Even if you can figure out a way to shut of the flow of liquid going by the intake when it’s too cold or too hot which will be a big challenge, by the time the liquid is the temperature you were looking for to help heat the intake, the engine is already running well.
Now in the past, provided that information, the “unnamed GM engineering guy” eventually came back with – “the other reason you want hot water running by your intake is to stuff it from icing up in the summer”.
Well, if you’re running a GM with the cast iron intake, I’m not sure. nor to be honest
do I care although the heating the intake with antifreeze/water in the cold concept, goes down the drain really quick because running cold liquid by, even a cast iron intake still has the heat sync issue?
For a factory intake or any of the aftermarket intakes I have seen the metallurgy is such and the proximity of the exhaust to the intake is such that there is no freeze up or frosting of the intake that we have ever seen. Even at higher elevations where its more of a potential to be an issue I know of several guys running late generation Edmunds intakes and not having an issue.
On our AoK intakes we used modern metallurgy magic and introduced a lot of elements that were not used in the 30s, 40s, 50s, or even the 60s and 70s. One of those is silicon. This modern alloy mixture actually helps both better utilize heat coming from the exhaust at start up, but actually repels heat when the intake reaches a certain temperature range and when it encounters conditions that will definitely see the GM ice up in the summer, the AoK intakes metallurgy makeup actually utilizes the constant exhaust heat and not only does frost up like a Chevy. lol. but actually, helps the fuel/air mix better because we have casted in end caps which promote swirl and the heat hitting the intake provides a stable environment for that to happen. They are not flathead side valve engines with 3 ports feeding 6 intake ports but even modern intakes feeding overhead valve and overhead cam 4cylinder to v8 to v10 engines are not running water/antifreeze beside or through the intake, oh and even GM has changed the mixture of metals from the cast iron mixture they used long ago.
Now if you happen to have an old intake on your Mopar with a single carb on it, and you can’t turn the shaft that turns the flap or the spring steel is long gone and we have no idea whether the flap is open or closed, taking off the exhaust and closing off the gap would be a really good idea. You can buy a phenolic washer to go between the intake and carb to help stop the “percolating effect” although blocking it off or welding it shut would be a better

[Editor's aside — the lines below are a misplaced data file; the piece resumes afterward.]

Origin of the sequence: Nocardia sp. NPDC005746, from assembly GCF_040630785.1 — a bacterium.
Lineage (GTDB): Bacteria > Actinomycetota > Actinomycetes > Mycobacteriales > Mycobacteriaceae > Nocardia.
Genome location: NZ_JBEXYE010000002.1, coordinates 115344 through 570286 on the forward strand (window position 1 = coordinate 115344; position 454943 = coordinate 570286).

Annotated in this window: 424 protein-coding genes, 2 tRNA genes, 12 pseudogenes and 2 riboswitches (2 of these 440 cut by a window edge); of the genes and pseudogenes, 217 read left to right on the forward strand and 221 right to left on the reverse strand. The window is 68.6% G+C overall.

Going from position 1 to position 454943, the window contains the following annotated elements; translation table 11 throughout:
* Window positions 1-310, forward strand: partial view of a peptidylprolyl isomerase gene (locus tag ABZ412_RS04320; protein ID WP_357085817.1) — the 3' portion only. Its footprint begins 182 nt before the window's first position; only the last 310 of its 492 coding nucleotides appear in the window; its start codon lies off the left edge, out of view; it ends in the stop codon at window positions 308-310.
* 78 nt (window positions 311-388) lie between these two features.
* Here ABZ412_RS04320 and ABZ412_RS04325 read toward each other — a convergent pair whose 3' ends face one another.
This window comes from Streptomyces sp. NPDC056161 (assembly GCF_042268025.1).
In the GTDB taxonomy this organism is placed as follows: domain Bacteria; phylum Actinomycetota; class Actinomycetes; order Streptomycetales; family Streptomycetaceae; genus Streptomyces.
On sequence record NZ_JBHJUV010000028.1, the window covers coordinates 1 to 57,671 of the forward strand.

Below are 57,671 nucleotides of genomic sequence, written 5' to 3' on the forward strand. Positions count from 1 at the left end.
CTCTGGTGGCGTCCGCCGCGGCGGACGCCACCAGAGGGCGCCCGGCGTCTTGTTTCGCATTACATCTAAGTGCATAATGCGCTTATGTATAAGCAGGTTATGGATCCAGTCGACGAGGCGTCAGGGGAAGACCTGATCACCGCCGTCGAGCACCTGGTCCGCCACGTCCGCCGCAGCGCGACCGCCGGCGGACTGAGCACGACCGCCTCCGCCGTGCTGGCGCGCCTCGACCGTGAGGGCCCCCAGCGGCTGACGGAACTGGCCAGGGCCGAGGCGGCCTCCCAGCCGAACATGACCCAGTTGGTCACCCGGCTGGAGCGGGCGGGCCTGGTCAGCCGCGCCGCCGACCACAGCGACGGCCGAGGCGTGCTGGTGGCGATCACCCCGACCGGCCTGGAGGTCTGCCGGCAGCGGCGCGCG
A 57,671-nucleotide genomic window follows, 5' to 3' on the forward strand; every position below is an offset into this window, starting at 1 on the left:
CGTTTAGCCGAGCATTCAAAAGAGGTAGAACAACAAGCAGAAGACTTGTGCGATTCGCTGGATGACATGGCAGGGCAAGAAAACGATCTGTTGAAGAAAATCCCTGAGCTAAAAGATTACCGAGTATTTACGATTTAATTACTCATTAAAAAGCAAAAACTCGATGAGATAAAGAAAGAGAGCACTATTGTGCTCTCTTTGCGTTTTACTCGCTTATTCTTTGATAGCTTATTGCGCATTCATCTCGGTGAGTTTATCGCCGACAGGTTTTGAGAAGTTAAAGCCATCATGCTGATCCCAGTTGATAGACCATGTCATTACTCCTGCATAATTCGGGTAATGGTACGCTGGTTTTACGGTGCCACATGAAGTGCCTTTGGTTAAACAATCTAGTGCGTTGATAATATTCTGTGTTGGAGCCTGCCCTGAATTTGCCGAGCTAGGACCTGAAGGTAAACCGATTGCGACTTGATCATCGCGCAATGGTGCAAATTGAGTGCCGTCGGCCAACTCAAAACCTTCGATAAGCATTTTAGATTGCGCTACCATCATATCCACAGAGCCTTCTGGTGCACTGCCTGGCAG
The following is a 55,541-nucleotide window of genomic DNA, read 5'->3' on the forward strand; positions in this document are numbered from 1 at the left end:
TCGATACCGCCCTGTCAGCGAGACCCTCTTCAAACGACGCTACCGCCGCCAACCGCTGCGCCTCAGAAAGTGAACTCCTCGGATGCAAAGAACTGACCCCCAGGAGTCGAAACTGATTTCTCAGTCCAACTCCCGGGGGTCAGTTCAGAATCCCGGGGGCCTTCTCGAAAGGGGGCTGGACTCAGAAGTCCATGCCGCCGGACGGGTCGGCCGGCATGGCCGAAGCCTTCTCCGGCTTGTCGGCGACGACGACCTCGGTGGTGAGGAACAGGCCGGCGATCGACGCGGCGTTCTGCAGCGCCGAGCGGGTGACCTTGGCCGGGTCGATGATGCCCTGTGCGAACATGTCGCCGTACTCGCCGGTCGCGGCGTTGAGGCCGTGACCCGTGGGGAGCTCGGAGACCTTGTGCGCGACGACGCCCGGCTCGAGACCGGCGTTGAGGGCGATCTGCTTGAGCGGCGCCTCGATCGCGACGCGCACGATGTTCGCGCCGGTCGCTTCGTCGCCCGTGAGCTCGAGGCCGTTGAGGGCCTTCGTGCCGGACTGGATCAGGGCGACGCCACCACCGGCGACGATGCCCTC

Side topic – antifreeze and running it in an engine.
REAL WORLD APPLICATION
Antifreeze is the perfect example of colligative properties in action. Antifreeze is a mixture of water and ethylene glycol. The ethylene glycol is the solute. Cars typically have water in their engines to keep them cool, but if the weather outside gets below freezing, the water would freeze, expand, and crack the engine. By using antifreeze, the freezing point is lowered and the cars are able to withstand a lower outside temperature before the engines are ruined.
The purpose of antifreeze is to prevent a rigid enclosure from bursting due to expansion when water freezes. Water usually freezes at about 0˚C or 32˚F, but when antifreeze is added to it that changes to being able to freeze at about -50˚F. It actually takes a long time for the antifreeze to freeze.
Herein, can you freeze antifreeze?
The name “antifreeze” might trick you into thinking the coolant cannot freeze at all. But in actuality, pure antifreeze, which is ethylene glycol, will freeze between zero and minus five degrees Fahrenheit. Only by mixing antifreeze with water can you lower that freezing point.
Additionally, does antifreeze expand when frozen? Water is a pretty effective coolant, but if it freezes, it can expand enough to burst the rigid enclosure of an engine or electronic. To avoid icy explosions every time the temperature dips below freezing, we use antifreeze to change the water into a different chemical solution with a lower freezing point.
Additionally, what temp does coolant freeze?
There comes a point, however, where even antifreeze can't protect from a freeze. At -36 degrees Fahrenheit (that's -38 degrees Celsius), antifreeze and coolant will start to solidify, making it very difficult for your engine to turn over.